Tokyo water unsafe for babies, farm food blocked
TOKYO (AFP) – Tokyo on Wednesday warned that radioactive iodine over twice the safe level for infants had been detected in its tap water due to the disaster at a quake-hit nuclear plant northeast of Japan’s capital.
The news compounded fears over the impact of the crippled Fukushima power station that also led the government to ban farm produce from areas near the charred complex, where emergency crews were battling to prevent a meltdown.
Workers were evacuated from part of the nuclear power station on Wednesday after dark smoke was seen rising from one of the reactors, plant operator TEPCO said.
The United States blocked imports of dairy and other produce from areas near the plant, which has been belching radiation since it was hit by a powerful quake and tsunami on March 11, followed by a series of explosions and fires.
France urged the European Union to also control Japanese food imports.
In one Tokyo ward, a water sample contained 210 becquerels of iodine per kilogramme, more than double the legal limit, a city official said at a press conference — news that triggered a 1.6 percent dive on the Tokyo stock market.
“Under government guidelines, water containing a radioactive substance of more than 100 becquerels per kilogramme should not be used for milk for babies,” the city official told reporters.
The government advised residents throughout the city to avoid using tap water to make infant formula until further notice.
Prime Minister Naoto Kan earlier ordered a stop of shipments of untreated milk and vegetables including broccoli, cabbage and parsley from areas near the Pacific coast plant, about 250 kilometres (155 miles) northeast of Tokyo.
Farm produce shipments were halted from Fukushima and three nearby prefectures — Ibaraki, Tochigi and Gunma — while radiation monitoring of farm and seafood products was stepped up in six others, officials said.
The new inspection zone extends to Saitama and Chiba, part of the greater Tokyo urban sprawl that is home to more than 30 million people.
The health ministry said radioactivity drastically exceeding legal limits had been found in 11 kinds of vegetable grown in Fukushima.
Radioactive caesium at 82,000 becquerels — 164 times the legal limit — was detected in one type of leaf vegetable, it said.
The ministry said that if people eat 100 grams (four ounces) a day of the vegetable for about 10 days, they would ingest half the amount of radiation typically received from the natural environment in a year.
“Even if these foods are temporarily eaten, there is no health hazard,” said top government spokesman Yukio Edano, following reports that some products may have already entered the market.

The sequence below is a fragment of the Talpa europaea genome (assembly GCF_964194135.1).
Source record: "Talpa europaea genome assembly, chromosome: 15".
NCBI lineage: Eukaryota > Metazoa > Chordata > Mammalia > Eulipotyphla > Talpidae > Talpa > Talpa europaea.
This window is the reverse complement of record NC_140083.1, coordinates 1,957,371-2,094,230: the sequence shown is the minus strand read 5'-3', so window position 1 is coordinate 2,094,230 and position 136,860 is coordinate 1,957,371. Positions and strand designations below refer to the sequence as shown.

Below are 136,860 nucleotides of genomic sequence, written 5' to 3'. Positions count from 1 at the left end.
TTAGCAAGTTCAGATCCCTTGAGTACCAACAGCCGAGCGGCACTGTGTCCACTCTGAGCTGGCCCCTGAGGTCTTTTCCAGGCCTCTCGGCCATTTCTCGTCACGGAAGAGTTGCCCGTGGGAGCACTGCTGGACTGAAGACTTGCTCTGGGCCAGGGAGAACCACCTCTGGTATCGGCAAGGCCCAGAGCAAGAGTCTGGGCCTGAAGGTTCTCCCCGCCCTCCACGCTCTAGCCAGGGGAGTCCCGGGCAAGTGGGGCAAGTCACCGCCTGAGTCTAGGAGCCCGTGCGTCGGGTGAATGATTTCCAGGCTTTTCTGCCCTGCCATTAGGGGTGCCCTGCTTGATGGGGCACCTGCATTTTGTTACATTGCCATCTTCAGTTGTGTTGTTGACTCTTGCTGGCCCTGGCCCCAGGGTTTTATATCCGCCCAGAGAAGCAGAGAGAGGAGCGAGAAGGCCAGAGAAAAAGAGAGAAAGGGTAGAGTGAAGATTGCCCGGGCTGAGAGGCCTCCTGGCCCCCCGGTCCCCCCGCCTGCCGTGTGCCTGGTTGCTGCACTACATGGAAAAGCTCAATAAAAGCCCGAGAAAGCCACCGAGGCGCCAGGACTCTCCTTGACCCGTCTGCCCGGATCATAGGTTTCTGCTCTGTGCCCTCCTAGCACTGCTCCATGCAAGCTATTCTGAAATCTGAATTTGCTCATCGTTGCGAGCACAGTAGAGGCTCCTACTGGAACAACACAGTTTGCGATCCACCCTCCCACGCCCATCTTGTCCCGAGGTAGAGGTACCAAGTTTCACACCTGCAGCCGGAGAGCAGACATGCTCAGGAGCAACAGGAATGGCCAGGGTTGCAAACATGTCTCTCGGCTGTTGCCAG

“But unfortunately, as the situation is expected to last for the long term, we are asking that shipments stop at an early stage, and it is desirable to avoid intake of the foods as much as possible.”
Even if the short-term risk is limited for now, scientists pointing to the 1986 Chernobyl disaster warn that some radioactive particles concentrate as they travel up the food chain and stay in the environment for decades.
The US Food and Drug Administration said it had placed an import alert on all milk, dairy products, fresh vegetables and fruits from four prefectures.
“In addition, FDA will continue to flag all entries from Japan in order to determine whether they originated from the affected area,” it said. “FDA will test all food and feed shipments from the affected area.”
France urged the European Commission to impose “systematic controls for all fresh produce reaching Europe’s borders” from Japan, while stressing that it was not calling for a total embargo on Japanese food products “at this stage”.
Around Asia, many Japanese restaurants and shops are reporting a decline in business and governments have stepped up radiation checks on the country’s goods. Tainted fava beans from Japan have already cropped up in Taiwan.
Japan — a highly industrialised and mostly mountainous island nation — is a net food importer. According to the European Commission, the EU imported 9,000 tonnes of fruits and vegetables from Japan in 2010.
In Japan, any further food shortages threaten to compound the misery for hundreds of thousands made homeless by the 9.0-magnitude quake and the jet-speed tsunami it spawned that erased entire communities.
The confirmed death toll rose Wednesday to 9,408, and Japan holds out little hope for 14,716 officially listed as missing.
Japan estimated the economic cost at up to 25 trillion yen ($309 billion).
As grieving survivors huddled in evacuation shelters amid the rubble of their former lives, their fate was overshadowed by the struggle to avert another massive catastrophe — a full nuclear meltdown at Fukushima.
Fire engines and giant concrete pumps have poured thousands of tonnes of seawater onto its reactors and into spent fuel rod pools, to cool them and stop fuel from being exposed to the air and releasing large-scale radiation.
Engineers hope to restart the cooling systems of all six reactors that were knocked out by the 14-metre (46-foot) tsunami, and they have already reconnected the wider facility to the national power grid.
As the engineers forged on with their dangerous and complex task at the 1970s-era plant, more nerve-jarring aftershocks hit nearby.
In Vienna, the UN’s International Atomic Energy Agency said radiation continues to leak from the site.
“The question is, where exactly is it coming from: from the primary containment vessels or from the spent fuel ponds,” said James Lyons, IAEA head of nuclear installations safety.
“Without the ability to go up there and actually poke around, it’s hard to determine.”